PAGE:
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RFE/RL NEWSLINE Vol 3, No. 17, Part I, 26 January 1999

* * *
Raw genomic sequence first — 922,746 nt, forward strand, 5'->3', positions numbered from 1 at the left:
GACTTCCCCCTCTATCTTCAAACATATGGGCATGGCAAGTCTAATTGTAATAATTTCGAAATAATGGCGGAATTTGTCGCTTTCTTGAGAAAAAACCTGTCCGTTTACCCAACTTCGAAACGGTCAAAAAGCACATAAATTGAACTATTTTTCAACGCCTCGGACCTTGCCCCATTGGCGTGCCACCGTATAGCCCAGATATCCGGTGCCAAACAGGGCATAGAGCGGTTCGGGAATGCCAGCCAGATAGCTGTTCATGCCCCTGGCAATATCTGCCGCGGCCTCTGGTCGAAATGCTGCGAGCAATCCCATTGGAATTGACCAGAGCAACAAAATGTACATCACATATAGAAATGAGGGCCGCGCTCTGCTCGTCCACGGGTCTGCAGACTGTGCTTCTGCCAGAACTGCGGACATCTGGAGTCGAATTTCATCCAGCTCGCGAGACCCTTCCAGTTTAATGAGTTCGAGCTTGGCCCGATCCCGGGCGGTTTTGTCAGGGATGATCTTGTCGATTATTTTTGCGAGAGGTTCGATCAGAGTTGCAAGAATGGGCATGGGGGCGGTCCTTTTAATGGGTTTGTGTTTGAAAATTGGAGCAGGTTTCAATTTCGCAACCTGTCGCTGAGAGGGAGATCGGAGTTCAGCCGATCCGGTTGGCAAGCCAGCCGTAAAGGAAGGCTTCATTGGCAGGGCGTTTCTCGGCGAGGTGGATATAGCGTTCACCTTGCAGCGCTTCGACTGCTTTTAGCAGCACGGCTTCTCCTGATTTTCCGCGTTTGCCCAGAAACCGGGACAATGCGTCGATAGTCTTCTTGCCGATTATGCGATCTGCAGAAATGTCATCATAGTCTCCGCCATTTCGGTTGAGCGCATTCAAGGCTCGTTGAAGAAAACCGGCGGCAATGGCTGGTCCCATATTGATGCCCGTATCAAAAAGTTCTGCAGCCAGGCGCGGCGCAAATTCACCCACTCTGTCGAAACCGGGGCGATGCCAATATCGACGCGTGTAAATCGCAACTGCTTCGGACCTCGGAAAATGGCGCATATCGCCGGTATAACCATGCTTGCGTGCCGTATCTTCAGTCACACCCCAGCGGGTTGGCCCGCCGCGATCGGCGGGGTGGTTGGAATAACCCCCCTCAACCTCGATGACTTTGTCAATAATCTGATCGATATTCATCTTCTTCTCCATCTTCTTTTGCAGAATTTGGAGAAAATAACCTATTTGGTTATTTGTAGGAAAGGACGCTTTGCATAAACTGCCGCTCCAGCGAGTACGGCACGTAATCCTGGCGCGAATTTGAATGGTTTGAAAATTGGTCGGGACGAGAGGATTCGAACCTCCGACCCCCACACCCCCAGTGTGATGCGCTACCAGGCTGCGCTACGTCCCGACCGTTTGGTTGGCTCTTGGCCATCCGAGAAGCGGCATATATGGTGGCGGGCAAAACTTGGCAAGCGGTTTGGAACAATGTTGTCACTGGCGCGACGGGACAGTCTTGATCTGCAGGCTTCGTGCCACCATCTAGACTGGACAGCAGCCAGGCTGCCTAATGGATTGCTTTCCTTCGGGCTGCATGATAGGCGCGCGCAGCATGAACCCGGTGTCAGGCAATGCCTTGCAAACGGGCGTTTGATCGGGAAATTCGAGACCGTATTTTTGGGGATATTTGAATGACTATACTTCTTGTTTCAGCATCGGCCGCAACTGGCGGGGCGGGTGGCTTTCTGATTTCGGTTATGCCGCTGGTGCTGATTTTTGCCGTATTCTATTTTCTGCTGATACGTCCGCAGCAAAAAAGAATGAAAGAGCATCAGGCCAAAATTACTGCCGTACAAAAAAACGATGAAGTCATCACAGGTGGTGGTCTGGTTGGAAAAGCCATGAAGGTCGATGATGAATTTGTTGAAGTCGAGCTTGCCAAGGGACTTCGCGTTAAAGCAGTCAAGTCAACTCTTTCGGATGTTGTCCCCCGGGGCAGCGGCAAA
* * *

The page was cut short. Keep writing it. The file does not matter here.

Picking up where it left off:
________________________________________________________ RFE/RL NEWSLINE Vol 3, No. 17, Part I, 26 January 1999 A daily report of developments in Eastern and Southeastern Europe, Russia, the Caucasus and Central Asia prepared by the staff of Radio Free Europe/Radio Liberty. This is Part I, a compilation of news concerning Russia, Transcaucasia and Central Asia. Part II covers Central, Eastern, and Southeastern Europe and is distributed simultaneously as a second document. Back issues of RFE/RL NewsLine and the OMRI Daily Digest are online at RFE/RL's Web site: http://www.rferl.org/newsline xxxxxxxxxxxxxxxxxxxxxxxxxxxxxxxxxxxxxxxxxxxxxxxxxxxxxxxx Headlines, Part I * U.S. PLEDGES MONEY FOR RUSSIAN MEDIA * OIL PRODUCERS FACE NEW TAX * ARMENIAN PARLIAMENT DECLINES TO LIFT FORMER INTERIOR MINISTER'S IMMUNITY xxxxxxxxxxxxxxxxxxxxxxxxxxxxxxxxxxxxxxxxxxxxxxxxxxxxxxxx RUSSIA U.S. PLEDGES MONEY FOR RUSSIAN MEDIA... U.S. Secretary of State Madeleine Albright continued the second day of her official visit to Moscow by meeting with Foreign Minister Igor Ivanov, Chief of the General Staff of the Armed Forces Anatolii Kvashnin, Krasnoyarsk Krai Governor Aleksandr Lebed, and Yabloko party leader Grigorii Yavlinskii. According to RFE/RL's Moscow bureau, Yavlinskii said Albright backed his proposal for a pan-European anti-ballistic missile system. Lebed, on the other hand, told reporters that he discussed only Russia's "extremely difficult" economic and political situation and that "foreign policy issues are not in my area of competence." Albright also talked with Russian President Boris Yeltsin on the telephone for 30 minutes about "key parameters of Russian-U.S. relations," Interfax reported on 26 January. In a speech at the All- Russia State Library for Foreign Literature, Albright pledged $10 million to assist the development of Russia's independent media. JAC ...AND SEEDS FOR FARMERS. Deputy Prime Minister Gennadii Kulik told reporters on 25 January that Russia and the U.S. have reached an agreement on the U.S. providing Russia with 15,000 tons of seeds free of charge. Proceeds from the sale of the seeds are to be used to support individual Russian farmers and agricultural research centers, Interfax reported. Russia may also agree to increase its imports of U.S. poultry parts provided that supplies of grain are also increased, a "source close to talks on U.S. food aid" told Interfax. According to that source, U.S. Agriculture Secretary Dan Glickman is under strong pressure from U.S. poultry producers and offered to increase U.S. shipments "considerably." JAC FOREIGN INTELLIGENCE PRESS CHIEF TO BECOME NO. 2 AT ITAR-TASS. Yurii Kobaladze, until recently spokesman for the Russian Foreign Intelligence Service, has been appointed first deputy director of ITAR-TASS, the agency reported on 25 January. Earlier press reports had maintained that Kobaladze would be named to the board of the All-Russia State Television and Radio Company (see "RFE/RL Newsline," 20 January 1999). JAC RUSSIA ACCUSES U.S. OF START-I VIOLATIONS. In an interview with "Krasnaya zvezda" on 23 January, Colonel- General Leonid Ivashov, head of the Defense Ministry's department for international military cooperation, accused the U.S. of violating the START-I treaty, thereby creating difficulties for the smooth ratification of the START-II treaty by the State Duma. As one example, he noted that the U.S. is carrying out flight tests of Trident intercontinental missiles in violation of the treaty. After meeting with U.S. Secretary of State Albright on 25 January to discuss the START-II treaty, Duma Chairman Gennadii Seleznev told reporters that the U.S. is prepared to begin negotiations on the START-III treaty. Commenting on START-II, Communist Party leader Gennadii Zyuganov told reporters that he believes the Duma will ratify the treaty only if the U.S. guarantees its observance of all earlier concluded arms control agreements and decisions taken by the UN Security Council. JAC OIL PRODUCERS FACE NEW TAX... Despite earlier statements by cabinet ministers that the oil industry is already suffering too much on account of low world oil prices to bear new taxes, Yevgenii Primakov's government on 23 January introduced a new export duty on crude oil (see "RFE/RL Newsline, 21 January 1999). The new charge adds 2.5 euros ($2.9) per ton of crude oil. However, should the monthly average price for Urals crude drop below $9.5 a barrel, then the Trade Ministry can request that oil producers be exempt from the duty for 30 days. If the price rises above $12 per barrel, then the duty can be doubled for 30 days. However, some tax relief may be in the offing for oil producers. Deputy Prime Minister Vladimir Bulgak told reporters on 25 January that the government plans to introduce next year a new system of taxation for several oil companies. That system is designed to encourage oil production and the drilling of new wells. JAC ...AS PLANS FOR MEGA-MERGER ANNOUNCED. Rosneft, Slavneft, and Onako announced plans to merge on 25 January. According to Deputy Prime Minister Bulgak, the government will have a 75 percent stake in the new company, which will reportedly be the world's largest in terms of oil reserves and will produce 58 million tons of oil annually. The new company may be joined later by the Tyumen Oil Company. Bulgak noted that LUKoil and Yukos executives greeted the news of the merger "with some disappointment." LUKoil President Vagit Alekperov had proposed merging his company with Slavneft and Onako, while Yukos President Mikhail Khodorkovskii suggested teaming his company with Rosneft and Onako (see "RFE/RL Newsline," 9 December 1998). JAC CHEREPKOV BECOMES FORMER MAYOR ONCE MORE. The 17 January elections to Vladivostok's city assembly have been declared valid in only 10 out of 22 districts, Vladivostok election commission chairman Ilya Grinchenko told reporters on 26 January. Originally, polls in 16 of 22 districts were declared valid, but numerous complaints from voters and candidates prompted the local election commission to carry out additional checks. As a result, results were invalidated in four districts, while checks are still under way in two other districts, according to Interfax. Since the assembly requires at least 15 members to start work, the legislature's adoption of a new city charter and appointment of former Mayor Viktor Cherepkov as the new mayor are also invalid. JAC MARII EL REPUBLIC HAWKING WEAPONS ABROAD? President of the Marii El Republic Vyacheslav Kislitsin violated Russian law in soliciting the sale of the advanced model of the S-300 missile defense system to Kuwaiti Prime Minister Crown Prince Sheikh Saad Abdullah Salem Sabah, "Moskovskii komsomolets" reported on 26 January. The daily alleged that it has an official letter from Kislitsin offering Kuwait not the S-300 system produced for export but the version that has exclusive classified technology intended for use only by Russia's military. According to the daily, only a small list of Russian state agencies and enterprises are allowed to sell weapons abroad, and Kislitsin has violated federal and criminal laws. The head of presidential press service in Marii El declined to comment on the charges, the newspaper reported. JAC SOUTH KOREAN FOREIGN MINISTER VISITS MOSCOW. Prime Minister Primakov told visiting South Korean Foreign Affairs and Trade Minister Hong Soon Young on 25 January that Russia "is ready to play an important role in ensuring stability" on the Korean peninsula. Primakov joked that although both Russia and South Korea are experiencing economic difficulties, South Korea has been luckier since it received more money from the IMF. He added, "Don't worry, we won't ask you to give us anything." Young also met with Foreign Minister Ivanov, who said that the visit is important for "boosting bilateral political dialogue." South Korean President Kim Dae Jung is scheduled to visit Moscow in mid-April. JAC YABLOKO CALLS FOR DEEP TAX CUTS. The Yabloko party has unveiled a new economic program involving drastic tax cuts and measures to stimulate domestic production and demand, RFE/RL's Moscow bureau reported on 25 January. According to Yabloko leader Yavlinskii, Russia needs a new economic policy and the budget that the Primakov government proposed is a "scam" that is likely to lead to annual inflation closer to 180-200 percent than the 30 percent envisioned in the budget. JAC FILM STAR AGAIN DENIES PLANS TO SEEK PRESIDENCY. Responding to a report in the U.K.'s "Sunday Times," Oscar-winning film director/actor Nikita Mikhalkov told ITAR-TASS on 26 January that he will participate in upcoming presidential elections only as a voter. CIS Executive Secretary and influential business tycoon Boris Berezovskii told reporters in Tashkent the previous day that he supports Mikhalkov's candidacy and believes that Mikhalkov "thinks about Russia," unlike other contenders, who "think more about how they will become president." The "Sunday Times" quoted Mikhalkov as saying that he will think in earnest about running for president "if I feel that the people really need me and want me to be their president." JAC TRANSCAUCASUS AND CENTRAL ASIA ARMENIAN PARLIAMENT DECLINES TO LIFT FORMER INTERIOR MINISTER'S IMMUNITY... By a vote of 65 to 56 with 25 abstentions, the National Assembly on 26 January turned down a request by Prosecutor-General Aghvan Hovsepian to lift Vano Siradeghian's immunity to allow his arrest on suspicion of ordering two murders, RFE/RL's Yerevan bureau reported (see "RFE/RL Newsline," 25 January 1999). Hovsepian had told deputies the previous day that there is "sufficient evidence" to claim that Siradeghian ordered the murder in January 1994 of two Armenian police officers who had bungled the assassination one month earlier in Moscow of Armenian-born Russian businessman, Serge Jilavian. Jilavian was at odds with the former Armenian authorities. Siradeghian, who is chairman of the board of the former ruling Armenian Pan- National Movement, has denied the charges and accused the country's present leadership of leading Armenia to "civil war." LF ...POSTPONES VOTE ON ELECTION LAW. Deputies on 25 January voted to postpone until 1 February the final vote on the new election law, RFE/RL's Yerevan bureau reported. The opposition objects that the bill allows the government to control electoral commissions and provides for the allocation of 75 seats in single- mandate constituencies. LF ARMENIA, KARABAKH AGAIN DENY SHELTERING OCALAN. A spokeswoman for Arkadii Ghukasian, president of the unrecognized Nagorno-Karabakh Republic, told RFE/RL's Stepanakert correspondent on 25 January that Azerbaijan is behind Russian and Turkish media reports that Kurdistan Workers' Party leader Abdullah Ocalan has arrived in the enclave after leaving Italy on 16 January. She added that those reports are aimed at providing a pretext for a Turkish military presence in the region. On 23 January, Turkey's Anatolia News Agency carried a written denial by Armenian Foreign Ministry acting spokesman Ara Papyan that Ocalan has been or is currently in Armenia. But Mahir Valat, who heads the Kurdish National Liberation Movement office in Moscow, told Interfax on 25 January that Ocalan entered Russia from Italy en route to a third country, which he declined to name. LF FORMER AZERBAIJANI PRESIDENT ON TRIAL. The trial of former president and opposition Azerbaijan Popular Front Party chairman Abulfaz Elchibey opened in Baku on 25 January and was adjourned until the following day. Elchibey is charged with insulting the honor and dignity of his successor, President Heidar Aliev, by claiming in November 1998 that the latter, together with Yevgenii Primakov, then head of Russian foreign intelligence, was instrumental in founding the Kurdistan Workers' Party in the 1980s (see "RFE/RL Newsline," 16 November 1998). LF GEORGIA DISCLAIMS RESPONSIBILITY FOR ABKHAZ DEATHS. Two Abkhaz police officers were killed and three wounded on 25 January in an ambush by Georgian guerrillas in Gali Raion, Interfax reported, quoting Abkhaz Deputy Interior Minister Valerii Lagvilava. But Temur Khevsuriani, deputy security minister of the self-styled Abkhaz government in exile, told Caucasus Press that the Abkhaz were killed by members of the Russian peacekeeping force in retaliation for an earlier attack on them. Also on 25 January, President Eduard Shevardnadze criticized Abkhaz leader Vladislav Ardzinba for going back on an earlier agreement on the return to Gali of ethnic Georgians who fled the fighting there in 1992-1993 and 1998, ITAR-TASS reported. It is unclear whether Shevardnadze was referring to the protocol prepared for signing at a planned meeting between himself and Ardzinba. Each side has blamed the other for sabotaging that meeting by backtracking on earlier agreements. LF KAZAKHSTAN ARRESTS TWO SENIOR INTELLIGENCE OFFICIALS. Two former generals of the Kazakh National Security Committee have been arrested, RFE/RL's Astana bureau reported on 26 January. One has been charged with illegal operations involving the sale of alcohol. The other is suspected of having provided classified information on the current economic and political situation in Kazakhstan, especially Kazakhstan's relations with Russia, to an unnamed country, possibly in Asia. LF RUSSIA GIVES KAZAKHSTAN FIGHTER AIRCRAFT. Russia on 25 January delivered four SU-27 military jets to Kazakhstan in part payment for the lease of the Baikonur space complex, RFE/RL's Astana bureau reported. According to Interfax, Russia will also provide Kazakhstan with another 12 such aircraft and with S-300 anti-aircraft systems to upgrade the security of the new capital. LF DISAFFECTION IN KYRGYZSTAN. Parliamentary deputy and respected film director Dooronbek Sadyrbayev told journalists in Bishkek on 25 January that he will forego his deputy's salary and official car until "order is restored" in the country, ITAR-TASS reported. Seven deputies had made a similar announcement the previous day. Sadyrbayev criticized press censorship, inadequate pensions, and what he termed "the practice of appointing persons with a criminal record to high state posts." On 22 January, summarizing the findings of a poll conducted by the Association of Kyrgyz Sociologists among 100 scientists, journalists, and public figures, Interfax reported that the Communist Party is the most popular of Kyrgyzstan's 22 registered political parties and movements. Absamat Masaliev, who headed the Communist Party from 1985-1991 and re-elected to that post in 1994, was named the best-known political leader in Kyrgyzstan. LF TAJIK OPPOSITION PROPOSES MORE GOVERNMENT MEMBERS. The United Tajik Opposition on 21 January agreed on another eight candidates for government posts, including nominees for the positions of first deputy interior, foreign, and security minister, Asia-Plus-Blitz reported on 25 January. The Committee for National Reconciliation has endorsed those candidacies, which must now be approved by President Imomali Rakhmonov. LF TURKMEN FOREIGN MINISTER IN PAKISTAN. Arriving in Islamabad on 25 January, Boris Shikhmuradov told journalists that his country still intends to proceed with construction of a gas export pipeline to Pakistan via Afghanistan, dpa reported. The U.S. company UNOCAL, which had a 46 percent stake in the consortium created in 1997 to build that pipeline, announced last month that it was withdrawing from the project because of the instability in Afghanistan (see "RFE/RL Newsline," 8 December 1998). Shikhmuradov is to meet with his Pakistani counterpart, Sartaj Aziz, to discuss the situation in Afghanistan. He is also scheduled to meet with Taliban representatives. LF xxxxxxxxxxxxxxxxxxxxxxxxxxxxxxxxxxxxxxxxxxxxxxxxxxxxxxxx Copyright (c) 1999 RFE/RL, Inc. All rights reserved. xxxxxxxxxxxxxxxxxxxxxxxxxxxxxxxxxxxxxxxxxxxxxxxxxxxxxxxx HOW TO SUBSCRIBE Send an email to email@example.com with the word subscribe as the subject of the message. HOW TO UNSUBSCRIBE Send an email to firstname.lastname@example.org with the word unsubscribe as the subject of the message. 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